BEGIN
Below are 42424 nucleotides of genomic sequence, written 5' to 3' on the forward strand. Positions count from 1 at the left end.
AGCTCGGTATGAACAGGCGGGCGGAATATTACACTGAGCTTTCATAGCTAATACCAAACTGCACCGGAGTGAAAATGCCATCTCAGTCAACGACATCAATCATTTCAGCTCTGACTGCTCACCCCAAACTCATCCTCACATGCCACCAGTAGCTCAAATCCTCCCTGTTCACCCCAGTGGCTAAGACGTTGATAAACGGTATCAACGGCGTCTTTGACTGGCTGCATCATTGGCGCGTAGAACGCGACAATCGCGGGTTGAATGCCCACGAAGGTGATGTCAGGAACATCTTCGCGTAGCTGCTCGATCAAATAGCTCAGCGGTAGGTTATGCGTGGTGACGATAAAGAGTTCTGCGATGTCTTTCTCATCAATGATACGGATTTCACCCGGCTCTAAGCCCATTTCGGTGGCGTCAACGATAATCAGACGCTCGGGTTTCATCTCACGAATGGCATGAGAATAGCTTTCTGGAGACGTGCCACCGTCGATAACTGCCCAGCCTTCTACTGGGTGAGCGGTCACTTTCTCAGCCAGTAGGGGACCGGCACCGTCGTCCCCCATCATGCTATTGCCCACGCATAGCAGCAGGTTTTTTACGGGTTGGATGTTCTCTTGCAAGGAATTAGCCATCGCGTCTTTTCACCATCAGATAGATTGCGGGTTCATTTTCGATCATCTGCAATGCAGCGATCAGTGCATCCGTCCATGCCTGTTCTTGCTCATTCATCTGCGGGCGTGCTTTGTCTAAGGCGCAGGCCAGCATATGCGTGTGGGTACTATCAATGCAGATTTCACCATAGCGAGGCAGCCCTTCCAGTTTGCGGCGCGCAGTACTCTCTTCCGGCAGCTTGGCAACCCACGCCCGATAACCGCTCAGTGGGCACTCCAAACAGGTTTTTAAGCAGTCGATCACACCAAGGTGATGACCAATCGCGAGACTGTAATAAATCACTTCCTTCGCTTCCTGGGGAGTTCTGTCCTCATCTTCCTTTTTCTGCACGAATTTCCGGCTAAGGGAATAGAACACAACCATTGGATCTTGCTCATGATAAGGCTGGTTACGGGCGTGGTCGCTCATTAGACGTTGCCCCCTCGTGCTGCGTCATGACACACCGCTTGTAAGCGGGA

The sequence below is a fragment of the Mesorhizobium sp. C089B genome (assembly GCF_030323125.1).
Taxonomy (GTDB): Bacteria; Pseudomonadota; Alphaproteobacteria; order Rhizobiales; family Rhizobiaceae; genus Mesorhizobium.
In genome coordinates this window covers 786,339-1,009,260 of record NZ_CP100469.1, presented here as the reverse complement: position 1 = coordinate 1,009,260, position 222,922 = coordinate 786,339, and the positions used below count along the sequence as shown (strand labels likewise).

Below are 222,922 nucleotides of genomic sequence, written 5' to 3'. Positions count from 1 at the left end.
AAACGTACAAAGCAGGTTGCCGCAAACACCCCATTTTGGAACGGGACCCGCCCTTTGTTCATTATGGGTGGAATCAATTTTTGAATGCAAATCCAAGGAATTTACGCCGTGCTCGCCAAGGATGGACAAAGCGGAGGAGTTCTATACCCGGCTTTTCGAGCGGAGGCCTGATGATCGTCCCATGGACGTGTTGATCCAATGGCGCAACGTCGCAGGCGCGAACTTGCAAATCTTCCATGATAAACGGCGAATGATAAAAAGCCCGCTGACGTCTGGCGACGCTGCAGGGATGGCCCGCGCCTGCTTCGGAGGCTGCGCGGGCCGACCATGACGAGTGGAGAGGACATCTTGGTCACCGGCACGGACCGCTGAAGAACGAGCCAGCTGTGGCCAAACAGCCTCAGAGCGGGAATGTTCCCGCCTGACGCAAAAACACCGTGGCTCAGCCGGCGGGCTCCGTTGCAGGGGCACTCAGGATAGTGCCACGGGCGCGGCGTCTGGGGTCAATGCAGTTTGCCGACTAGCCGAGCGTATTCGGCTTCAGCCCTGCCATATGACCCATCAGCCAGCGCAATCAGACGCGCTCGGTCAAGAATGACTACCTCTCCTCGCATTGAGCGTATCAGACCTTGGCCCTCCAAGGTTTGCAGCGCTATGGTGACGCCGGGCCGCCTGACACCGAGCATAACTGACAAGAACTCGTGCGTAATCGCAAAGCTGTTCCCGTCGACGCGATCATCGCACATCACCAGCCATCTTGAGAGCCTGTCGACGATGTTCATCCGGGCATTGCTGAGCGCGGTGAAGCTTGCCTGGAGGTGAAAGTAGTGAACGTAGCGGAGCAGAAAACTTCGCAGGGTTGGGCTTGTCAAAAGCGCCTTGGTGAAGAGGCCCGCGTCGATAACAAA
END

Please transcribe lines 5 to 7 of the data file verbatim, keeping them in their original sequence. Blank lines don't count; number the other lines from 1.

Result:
In genome coordinates this window covers 786,339-1,009,260 of record NZ_CP100469.1, presented here as the reverse complement: position 1 = coordinate 1,009,260, position 222,922 = coordinate 786,339, and the positions used below count along the sequence as shown (strand labels likewise).

Below are 222,922 nucleotides of genomic sequence, written 5' to 3'. Positions count from 1 at the left end.
AAACGTACAAAGCAGGTTGCCGCAAACACCCCATTTTGGAACGGGACCCGCCCTTTGTTCATTATGGGTGGAATCAATTTTTGAATGCAAATCCAAGGAATTTACGCCGTGCTCGCCAAGGATGGACAAAGCGGAGGAGTTCTATACCCGGCTTTTCGAGCGGAGGCCTGATGATCGTCCCATGGACGTGTTGATCCAATGGCGCAACGTCGCAGGCGCGAACTTGCAAATCTTCCATGATAAACGGCGAATGATAAAAAGCCCGCTGACGTCTGGCGACGCTGCAGGGATGGCCCGCGCCTGCTTCGGAGGCTGCGCGGGCCGACCATGACGAGTGGAGAGGACATCTTGGTCACCGGCACGGACCGCTGAAGAACGAGCCAGCTGTGGCCAAACAGCCTCAGAGCGGGAATGTTCCCGCCTGACGCAAAAACACCGTGGCTCAGCCGGCGGGCTCCGTTGCAGGGGCACTCAGGATAGTGCCACGGGCGCGGCGTCTGGGGTCAATGCAGTTTGCCGACTAGCCGAGCGTATTCGGCTTCAGCCCTGCCATATGACCCATCAGCCAGCGCAATCAGACGCGCTCGGTCAAGAATGACTACCTCTCCTCGCATTGAGCGTATCAGACCTTGGCCCTCCAAGGTTTGCAGCGCTATGGTGACGCCGGGCCGCCTGACACCGAGCATAACTGACAAGAACTCGTGCGTAATCGCAAAGCTGTTCCCGTCGACGCGATCATCGCACATCACCAGCCATCTTGAGAGCCTGTCGACGATGTTCATCCGGGCATTGCTGAGCGCGGTGAAGCTTGCCTGGAGGTGAAAGTAGTGAACGTAGCGGAGCAGAAAACTTCGCAGGGTTGGGCTTGTCAAAAGCGCCTTGGTGAAGAGGCCCGCGTCGATAACAAA